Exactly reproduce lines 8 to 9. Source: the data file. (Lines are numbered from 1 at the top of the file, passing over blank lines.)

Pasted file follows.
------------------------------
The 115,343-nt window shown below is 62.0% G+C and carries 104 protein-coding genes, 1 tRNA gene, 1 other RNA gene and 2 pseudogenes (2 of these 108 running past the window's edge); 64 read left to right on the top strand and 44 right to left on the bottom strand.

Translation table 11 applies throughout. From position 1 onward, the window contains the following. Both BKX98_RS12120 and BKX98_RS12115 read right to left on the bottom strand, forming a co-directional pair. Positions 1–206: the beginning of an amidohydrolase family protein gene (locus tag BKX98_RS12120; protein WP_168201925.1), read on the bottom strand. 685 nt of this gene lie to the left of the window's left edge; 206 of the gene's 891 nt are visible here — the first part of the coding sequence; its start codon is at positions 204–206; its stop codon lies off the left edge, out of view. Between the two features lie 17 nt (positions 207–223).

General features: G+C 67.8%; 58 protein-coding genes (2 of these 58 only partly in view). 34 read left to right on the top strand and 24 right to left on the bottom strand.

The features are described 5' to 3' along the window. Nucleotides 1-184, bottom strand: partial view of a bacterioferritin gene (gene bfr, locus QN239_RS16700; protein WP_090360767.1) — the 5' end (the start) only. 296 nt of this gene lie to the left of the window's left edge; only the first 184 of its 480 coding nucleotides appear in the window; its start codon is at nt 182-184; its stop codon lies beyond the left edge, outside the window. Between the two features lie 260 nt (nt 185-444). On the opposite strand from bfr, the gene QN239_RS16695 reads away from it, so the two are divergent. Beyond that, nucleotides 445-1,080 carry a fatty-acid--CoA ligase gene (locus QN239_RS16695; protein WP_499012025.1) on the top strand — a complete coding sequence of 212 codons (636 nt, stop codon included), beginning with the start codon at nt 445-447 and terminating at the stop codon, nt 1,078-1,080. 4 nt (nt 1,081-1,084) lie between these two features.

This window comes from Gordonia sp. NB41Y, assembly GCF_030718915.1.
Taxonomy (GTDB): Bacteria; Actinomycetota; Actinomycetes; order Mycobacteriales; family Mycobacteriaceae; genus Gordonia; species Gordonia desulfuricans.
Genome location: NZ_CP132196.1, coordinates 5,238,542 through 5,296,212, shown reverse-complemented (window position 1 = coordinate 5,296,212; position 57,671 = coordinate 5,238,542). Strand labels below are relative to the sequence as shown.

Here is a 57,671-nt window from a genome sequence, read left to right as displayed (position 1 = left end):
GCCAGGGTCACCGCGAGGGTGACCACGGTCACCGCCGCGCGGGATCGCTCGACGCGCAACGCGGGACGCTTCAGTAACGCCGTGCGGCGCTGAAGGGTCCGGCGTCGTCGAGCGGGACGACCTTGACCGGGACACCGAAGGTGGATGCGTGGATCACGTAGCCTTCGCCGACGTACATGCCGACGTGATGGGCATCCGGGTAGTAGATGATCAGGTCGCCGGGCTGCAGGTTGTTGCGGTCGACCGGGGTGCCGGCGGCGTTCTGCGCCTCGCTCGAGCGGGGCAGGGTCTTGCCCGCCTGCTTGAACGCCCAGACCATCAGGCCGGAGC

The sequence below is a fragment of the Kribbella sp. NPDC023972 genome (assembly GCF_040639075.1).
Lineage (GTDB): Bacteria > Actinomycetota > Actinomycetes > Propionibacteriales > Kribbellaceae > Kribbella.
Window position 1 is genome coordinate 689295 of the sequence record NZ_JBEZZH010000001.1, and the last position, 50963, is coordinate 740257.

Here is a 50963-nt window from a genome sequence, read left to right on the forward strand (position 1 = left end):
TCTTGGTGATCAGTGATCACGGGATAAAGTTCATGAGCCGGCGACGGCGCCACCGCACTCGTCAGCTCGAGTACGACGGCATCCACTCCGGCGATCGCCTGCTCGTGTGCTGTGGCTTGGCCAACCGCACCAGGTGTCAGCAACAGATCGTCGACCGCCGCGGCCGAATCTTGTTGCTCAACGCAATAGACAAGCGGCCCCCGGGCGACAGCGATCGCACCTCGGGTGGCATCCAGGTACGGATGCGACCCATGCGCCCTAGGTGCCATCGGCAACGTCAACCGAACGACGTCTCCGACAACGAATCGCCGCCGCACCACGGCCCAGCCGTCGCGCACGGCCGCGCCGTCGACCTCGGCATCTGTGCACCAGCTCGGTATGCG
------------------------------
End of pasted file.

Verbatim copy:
Here is a 57,671-nt window from a genome sequence, read left to right as displayed (position 1 = left end):
GCCAGGGTCACCGCGAGGGTGACCACGGTCACCGCCGCGCGGGATCGCTCGACGCGCAACGCGGGACGCTTCAGTAACGCCGTGCGGCGCTGAAGGGTCCGGCGTCGTCGAGCGGGACGACCTTGACCGGGACACCGAAGGTGGATGCGTGGATCACGTAGCCTTCGCCGACGTACATGCCGACGTGATGGGCATCCGGGTAGTAGATGATCAGGTCGCCGGGCTGCAGGTTGTTGCGGTCGACCGGGGTGCCGGCGGCGTTCTGCGCCTCGCTCGAGCGGGGCAGGGTCTTGCCCGCCTGCTTGAACGCCCAGACCATCAGGCCGGAGC